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Cross Site Scripting Creates Huge Web Security Hole Print E-mail
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Source: Computer Currents - Posted by LinuxSecurity.com Team   
Host Security There is a significant security hole which cuts across all web browsers on all platforms, Cross Site Scripting (CSS). At its core CSS is about injecting malicous code (such as Javascript) into dynamically generated web pages. A simple . . . There is a significant security hole which cuts across all web browsers on all platforms, Cross Site Scripting (CSS).

At its core CSS is about injecting malicous code (such as Javascript) into dynamically generated web pages. A simple example of this given by CERT would be a search tool in which the text a user types in is displayed back to them after submitting the content. If the text entered was valid JavaScript code then the program could execute in the user's browser. The end result of a well designed malicious script could be anything from displaying garbage text to swiping credit card information off of the user's computer.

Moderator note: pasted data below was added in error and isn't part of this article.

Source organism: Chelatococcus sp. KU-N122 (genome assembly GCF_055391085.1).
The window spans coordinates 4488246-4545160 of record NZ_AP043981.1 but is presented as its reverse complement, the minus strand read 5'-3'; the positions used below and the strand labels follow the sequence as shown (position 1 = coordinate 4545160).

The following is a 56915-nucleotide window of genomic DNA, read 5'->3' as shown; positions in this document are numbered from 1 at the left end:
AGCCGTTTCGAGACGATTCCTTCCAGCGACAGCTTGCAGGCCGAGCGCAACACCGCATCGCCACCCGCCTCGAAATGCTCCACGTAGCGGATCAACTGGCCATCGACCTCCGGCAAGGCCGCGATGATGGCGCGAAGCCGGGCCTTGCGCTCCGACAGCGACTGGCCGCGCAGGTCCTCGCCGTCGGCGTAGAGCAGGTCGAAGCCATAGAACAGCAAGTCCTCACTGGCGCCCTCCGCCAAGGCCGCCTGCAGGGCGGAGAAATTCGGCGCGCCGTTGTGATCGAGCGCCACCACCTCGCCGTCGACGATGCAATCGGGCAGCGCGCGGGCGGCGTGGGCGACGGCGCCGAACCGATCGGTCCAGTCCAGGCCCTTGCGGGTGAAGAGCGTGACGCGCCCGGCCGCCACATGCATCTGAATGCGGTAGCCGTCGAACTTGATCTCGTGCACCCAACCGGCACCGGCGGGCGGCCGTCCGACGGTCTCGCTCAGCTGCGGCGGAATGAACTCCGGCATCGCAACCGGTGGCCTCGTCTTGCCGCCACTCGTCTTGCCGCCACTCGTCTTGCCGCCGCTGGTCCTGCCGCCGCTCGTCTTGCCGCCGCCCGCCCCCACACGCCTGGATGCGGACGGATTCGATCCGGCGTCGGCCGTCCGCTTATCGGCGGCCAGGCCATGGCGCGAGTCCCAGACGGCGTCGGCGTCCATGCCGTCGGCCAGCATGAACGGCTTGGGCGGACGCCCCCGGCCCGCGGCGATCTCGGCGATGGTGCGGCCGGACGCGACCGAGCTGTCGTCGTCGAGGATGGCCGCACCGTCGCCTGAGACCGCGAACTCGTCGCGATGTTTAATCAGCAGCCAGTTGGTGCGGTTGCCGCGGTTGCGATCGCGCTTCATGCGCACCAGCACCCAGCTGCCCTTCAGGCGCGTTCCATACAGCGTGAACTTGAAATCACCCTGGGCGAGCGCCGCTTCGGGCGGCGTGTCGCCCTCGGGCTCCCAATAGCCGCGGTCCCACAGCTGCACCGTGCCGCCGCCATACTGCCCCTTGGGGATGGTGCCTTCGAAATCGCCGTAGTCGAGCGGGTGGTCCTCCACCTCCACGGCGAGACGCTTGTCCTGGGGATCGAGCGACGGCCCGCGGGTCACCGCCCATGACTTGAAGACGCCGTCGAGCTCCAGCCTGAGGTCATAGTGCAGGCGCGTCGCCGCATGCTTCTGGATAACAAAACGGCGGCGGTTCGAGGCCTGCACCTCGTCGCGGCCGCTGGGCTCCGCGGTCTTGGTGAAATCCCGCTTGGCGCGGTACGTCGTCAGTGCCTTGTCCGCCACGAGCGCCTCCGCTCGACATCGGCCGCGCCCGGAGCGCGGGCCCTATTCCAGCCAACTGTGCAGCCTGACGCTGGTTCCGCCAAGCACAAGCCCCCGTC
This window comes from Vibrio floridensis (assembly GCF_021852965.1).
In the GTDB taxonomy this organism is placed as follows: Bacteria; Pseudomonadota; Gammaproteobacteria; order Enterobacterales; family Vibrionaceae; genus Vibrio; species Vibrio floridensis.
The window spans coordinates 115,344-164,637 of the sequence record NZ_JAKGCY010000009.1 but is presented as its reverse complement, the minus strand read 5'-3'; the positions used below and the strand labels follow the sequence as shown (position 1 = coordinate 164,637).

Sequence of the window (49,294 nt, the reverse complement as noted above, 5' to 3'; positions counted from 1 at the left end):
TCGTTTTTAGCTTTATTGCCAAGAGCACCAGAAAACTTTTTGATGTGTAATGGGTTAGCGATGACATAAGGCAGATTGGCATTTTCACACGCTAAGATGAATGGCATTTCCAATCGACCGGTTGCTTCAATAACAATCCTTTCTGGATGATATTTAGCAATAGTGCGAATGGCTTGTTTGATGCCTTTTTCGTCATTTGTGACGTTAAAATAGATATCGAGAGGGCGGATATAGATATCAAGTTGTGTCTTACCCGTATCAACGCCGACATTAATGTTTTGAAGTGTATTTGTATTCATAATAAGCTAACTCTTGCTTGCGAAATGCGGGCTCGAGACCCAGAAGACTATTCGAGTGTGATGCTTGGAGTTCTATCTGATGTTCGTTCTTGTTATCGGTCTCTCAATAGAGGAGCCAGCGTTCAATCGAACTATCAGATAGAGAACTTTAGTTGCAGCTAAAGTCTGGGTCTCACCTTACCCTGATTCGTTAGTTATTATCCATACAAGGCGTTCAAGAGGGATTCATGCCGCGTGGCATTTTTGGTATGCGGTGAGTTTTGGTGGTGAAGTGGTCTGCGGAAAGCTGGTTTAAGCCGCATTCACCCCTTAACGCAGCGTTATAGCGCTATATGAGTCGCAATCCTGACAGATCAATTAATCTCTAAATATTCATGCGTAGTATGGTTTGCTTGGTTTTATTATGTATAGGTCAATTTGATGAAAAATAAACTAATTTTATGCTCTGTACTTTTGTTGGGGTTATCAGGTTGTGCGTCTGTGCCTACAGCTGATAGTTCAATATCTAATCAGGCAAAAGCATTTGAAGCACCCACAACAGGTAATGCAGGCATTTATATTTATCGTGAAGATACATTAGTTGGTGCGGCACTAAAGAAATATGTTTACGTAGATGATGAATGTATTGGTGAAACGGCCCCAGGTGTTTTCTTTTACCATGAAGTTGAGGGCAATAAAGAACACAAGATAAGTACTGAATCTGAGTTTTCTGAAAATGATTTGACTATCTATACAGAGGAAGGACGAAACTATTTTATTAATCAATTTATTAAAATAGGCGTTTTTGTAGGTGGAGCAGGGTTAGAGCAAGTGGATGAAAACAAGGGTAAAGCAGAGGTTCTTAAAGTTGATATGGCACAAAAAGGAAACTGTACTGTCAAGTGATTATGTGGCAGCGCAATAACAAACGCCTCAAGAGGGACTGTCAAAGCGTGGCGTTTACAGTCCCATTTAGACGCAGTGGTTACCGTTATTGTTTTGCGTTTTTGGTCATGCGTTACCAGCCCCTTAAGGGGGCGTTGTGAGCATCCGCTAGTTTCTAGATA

The reason this attack has been dubbed Cross Site Scripting is because security experts suggest that the most likely attack scenario would be that malicous code embedded in the hypertext link of one page points to a dynamically generated page on another site, where it gets executed.

Read this full article at Computer Currents

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